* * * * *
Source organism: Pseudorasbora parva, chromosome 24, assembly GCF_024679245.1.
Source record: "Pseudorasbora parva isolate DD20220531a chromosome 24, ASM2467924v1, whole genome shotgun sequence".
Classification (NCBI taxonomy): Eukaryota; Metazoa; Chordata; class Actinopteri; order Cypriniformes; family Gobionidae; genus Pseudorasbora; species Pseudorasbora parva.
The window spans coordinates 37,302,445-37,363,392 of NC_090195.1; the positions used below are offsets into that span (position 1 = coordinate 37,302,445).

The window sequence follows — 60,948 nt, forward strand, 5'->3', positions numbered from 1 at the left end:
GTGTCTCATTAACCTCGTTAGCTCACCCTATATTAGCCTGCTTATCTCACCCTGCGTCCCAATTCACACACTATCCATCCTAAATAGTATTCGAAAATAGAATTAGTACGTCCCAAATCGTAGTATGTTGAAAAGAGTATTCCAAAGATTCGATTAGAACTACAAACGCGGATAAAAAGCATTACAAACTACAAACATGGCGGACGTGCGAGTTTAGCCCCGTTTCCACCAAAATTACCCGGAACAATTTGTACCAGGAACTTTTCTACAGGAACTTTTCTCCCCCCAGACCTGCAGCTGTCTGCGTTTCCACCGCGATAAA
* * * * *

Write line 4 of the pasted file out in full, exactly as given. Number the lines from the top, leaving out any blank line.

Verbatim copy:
The window spans coordinates 37,302,445-37,363,392 of NC_090195.1; the positions used below are offsets into that span (position 1 = coordinate 37,302,445).